Listed Building

The legal part of the listing is the address/name of site only. All other information in the record is not statutory.


Status: Designated


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Date Added
Local Authority
Argyll And Bute
Planning Authority
Argyll And Bute
Dunoon And Kilmun
National Park
Loch Lomond And The Trossachs
NS 18945 87340
218945, 687340


Loch Lomond And Trossachs National Park Planning Authority

Ardentinny Hotel is an 18th century hotel associated with a well-known ferry route to Coulport. It is a rare example of an 18th century or earlier building in the area, particularly in its symmetrical formality. It is at the centre of Ardentinny village and the most notable building and emphasises the former position of Ardentinny in the infrastructure of Cowal. The building consists of a 3-bay 2-storey central block with canted dormers, facing SW and containing the central entrance in a small flat-roofed porch flanked by small oculi. To the sides are gabled wings slightly recessed from the façade and to the rear, a semi-circular stair tower.

Ardentinny Hotel consists of a central core of probably 18th century date, although it has been suggested that parts of the building are up to 400 years old (Walker, 1992, 138). At least the central 3-bay, 2-storey portion are probably 18th century, with the semi-circular rear stair projection. The wing extending NE from this may also be of this date. Towards the end of the 19th century, a second 3-bay 2-storey façade facing the S was added, with 2-storey canted bays. Later, probably in the early 20th century, a further 2 bays were added to the E of the S façade. Outbuildings shown on earlier maps have since been demolished.

Interior: the interior is relatively plain and largely modernised. The dining room and many of the bedrooms retain their original shutters. The original stone stair also survives.

Materials: painted rubble with ashlar dressings. Slate roof with stone skews, stone stacks and clay cans. 4-pane timber sash and case windows.

Statement of Special Interest

Ardentinny was an important ferry point for both passengers and cattle, with a regular ferry to Coulport on the other side of Loch Long.



Ordnance Survey 1st edition (c1863) and 2nd edition (c1898); McLean, A, Chronicles of Cowal, Argyll (2001), 274; Walker, FA and Sinclair, F, North Clyde Estuary: an Illustrated Architectural Guide (1992), 138; Walker, FA, Buildings of Scotland: Argyll and Bute, (2000), 113.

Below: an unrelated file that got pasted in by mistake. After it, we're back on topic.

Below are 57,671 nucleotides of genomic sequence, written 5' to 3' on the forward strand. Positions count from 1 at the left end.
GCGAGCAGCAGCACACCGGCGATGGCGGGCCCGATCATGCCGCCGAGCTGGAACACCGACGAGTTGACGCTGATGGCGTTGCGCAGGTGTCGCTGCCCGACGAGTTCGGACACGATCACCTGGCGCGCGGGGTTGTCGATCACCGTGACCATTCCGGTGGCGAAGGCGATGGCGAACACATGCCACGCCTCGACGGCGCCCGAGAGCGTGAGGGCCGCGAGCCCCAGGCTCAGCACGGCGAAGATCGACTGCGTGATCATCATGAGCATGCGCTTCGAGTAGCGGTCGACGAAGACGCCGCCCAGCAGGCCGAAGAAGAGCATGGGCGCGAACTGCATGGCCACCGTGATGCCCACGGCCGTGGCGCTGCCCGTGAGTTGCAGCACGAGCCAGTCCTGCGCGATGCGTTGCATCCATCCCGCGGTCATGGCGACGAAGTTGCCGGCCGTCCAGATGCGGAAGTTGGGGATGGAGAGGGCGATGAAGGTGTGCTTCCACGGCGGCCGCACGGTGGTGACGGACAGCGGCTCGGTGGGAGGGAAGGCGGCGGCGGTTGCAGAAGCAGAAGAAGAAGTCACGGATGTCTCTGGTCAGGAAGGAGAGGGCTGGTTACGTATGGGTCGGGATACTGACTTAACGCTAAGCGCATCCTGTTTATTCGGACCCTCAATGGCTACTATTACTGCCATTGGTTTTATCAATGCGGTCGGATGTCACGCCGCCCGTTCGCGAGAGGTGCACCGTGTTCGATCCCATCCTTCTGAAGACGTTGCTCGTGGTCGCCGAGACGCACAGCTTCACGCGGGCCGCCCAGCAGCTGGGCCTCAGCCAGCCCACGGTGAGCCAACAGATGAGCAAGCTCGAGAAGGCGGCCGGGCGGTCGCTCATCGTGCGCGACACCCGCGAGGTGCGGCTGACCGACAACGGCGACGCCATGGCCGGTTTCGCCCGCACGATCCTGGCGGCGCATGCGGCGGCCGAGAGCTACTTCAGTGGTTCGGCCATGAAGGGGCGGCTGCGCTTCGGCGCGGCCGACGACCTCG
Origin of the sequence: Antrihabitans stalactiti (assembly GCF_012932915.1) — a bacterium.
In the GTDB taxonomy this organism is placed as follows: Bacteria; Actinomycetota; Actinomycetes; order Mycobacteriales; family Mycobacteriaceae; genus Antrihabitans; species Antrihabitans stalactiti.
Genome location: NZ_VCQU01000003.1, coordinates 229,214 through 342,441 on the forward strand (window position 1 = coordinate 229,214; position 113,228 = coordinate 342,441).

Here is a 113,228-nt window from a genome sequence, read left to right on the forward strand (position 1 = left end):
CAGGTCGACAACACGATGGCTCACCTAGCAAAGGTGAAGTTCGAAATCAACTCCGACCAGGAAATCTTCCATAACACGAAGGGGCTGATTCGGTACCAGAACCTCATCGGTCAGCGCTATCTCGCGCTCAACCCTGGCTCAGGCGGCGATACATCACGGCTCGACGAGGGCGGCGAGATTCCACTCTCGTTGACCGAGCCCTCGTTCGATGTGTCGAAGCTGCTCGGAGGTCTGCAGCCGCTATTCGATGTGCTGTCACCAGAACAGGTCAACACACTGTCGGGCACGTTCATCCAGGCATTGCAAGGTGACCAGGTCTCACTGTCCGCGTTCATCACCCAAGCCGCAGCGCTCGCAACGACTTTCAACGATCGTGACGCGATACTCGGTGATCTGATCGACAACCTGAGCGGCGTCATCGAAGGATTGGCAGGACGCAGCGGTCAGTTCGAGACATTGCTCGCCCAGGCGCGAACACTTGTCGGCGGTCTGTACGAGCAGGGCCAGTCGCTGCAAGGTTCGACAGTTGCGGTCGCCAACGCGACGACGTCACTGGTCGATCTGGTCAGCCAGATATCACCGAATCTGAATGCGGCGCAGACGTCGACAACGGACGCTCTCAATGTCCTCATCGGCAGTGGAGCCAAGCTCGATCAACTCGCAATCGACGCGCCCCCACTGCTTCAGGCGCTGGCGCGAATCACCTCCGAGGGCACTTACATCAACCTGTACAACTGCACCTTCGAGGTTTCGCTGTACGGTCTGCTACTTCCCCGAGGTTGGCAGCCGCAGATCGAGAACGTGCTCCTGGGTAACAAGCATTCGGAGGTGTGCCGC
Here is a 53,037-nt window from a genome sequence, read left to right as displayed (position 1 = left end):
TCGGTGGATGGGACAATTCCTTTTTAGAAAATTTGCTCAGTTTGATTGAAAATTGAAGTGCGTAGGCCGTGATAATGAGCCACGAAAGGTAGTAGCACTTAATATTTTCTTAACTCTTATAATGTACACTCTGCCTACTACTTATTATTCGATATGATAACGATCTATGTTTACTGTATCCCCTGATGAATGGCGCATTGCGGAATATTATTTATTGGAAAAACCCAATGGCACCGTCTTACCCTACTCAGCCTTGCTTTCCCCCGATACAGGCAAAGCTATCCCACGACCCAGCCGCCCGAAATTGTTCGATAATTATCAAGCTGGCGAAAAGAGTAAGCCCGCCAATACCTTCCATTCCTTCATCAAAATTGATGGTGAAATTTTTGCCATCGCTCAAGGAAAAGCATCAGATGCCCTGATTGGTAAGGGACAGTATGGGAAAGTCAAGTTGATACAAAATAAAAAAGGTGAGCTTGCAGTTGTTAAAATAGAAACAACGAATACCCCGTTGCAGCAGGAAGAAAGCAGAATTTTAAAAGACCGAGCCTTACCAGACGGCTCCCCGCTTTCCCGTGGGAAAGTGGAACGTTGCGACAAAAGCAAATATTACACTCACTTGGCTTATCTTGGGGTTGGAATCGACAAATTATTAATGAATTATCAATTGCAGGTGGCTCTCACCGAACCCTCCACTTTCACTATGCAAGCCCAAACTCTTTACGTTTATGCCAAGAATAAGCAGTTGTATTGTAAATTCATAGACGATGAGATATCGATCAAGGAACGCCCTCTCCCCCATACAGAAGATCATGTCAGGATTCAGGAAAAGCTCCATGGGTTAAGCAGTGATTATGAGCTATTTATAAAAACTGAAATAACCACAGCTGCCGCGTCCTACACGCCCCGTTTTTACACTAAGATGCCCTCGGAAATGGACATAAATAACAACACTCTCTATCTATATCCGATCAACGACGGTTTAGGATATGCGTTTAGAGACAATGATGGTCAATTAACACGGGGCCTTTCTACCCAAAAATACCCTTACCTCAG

About Listed Buildings

Listing is the way that a building or structure of special architectural or historic interest is recognised by law through the Planning (Listed Buildings and Conservation Areas) (Scotland) Act 1997.

We list buildings of special architectural or historic interest using the criteria published in the Historic Environment Scotland Policy Statement.

The statutory listing address is the legal part of the listing. The information in the listed building record gives an indication of the special architectural or historic interest of the listed building(s). It is not a definitive historical account or a complete description of the building(s). The format of the listed building record has changed over time. Earlier records may be brief and some information will not have been recorded.

Listing covers both the exterior and the interior. Listing can cover structures not mentioned which are part of the curtilage of the building, such as boundary walls, gates, gatepiers, ancillary buildings etc. The planning authority is responsible for advising on what is covered by the listing including the curtilage of a listed building. For information about curtilage see Since 1 October 2015 we have been able to exclude items from a listing. If part of a building is not listed, it will say that it is excluded in the statutory address and in the statement of special interest in the listed building record. The statement will use the word 'excluding' and quote the relevant section of the Historic Environment Scotland Act 2014. Some earlier listed building records may use the word 'excluding', but if the Act is not quoted, the record has not been revised to reflect current legislation.

If you want to alter, extend or demolish a listed building you need to contact your planning authority to see if you need listed building consent. The planning authority is the main point of contact for all applications for listed building consent.

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Printed: 21/09/2018 12:40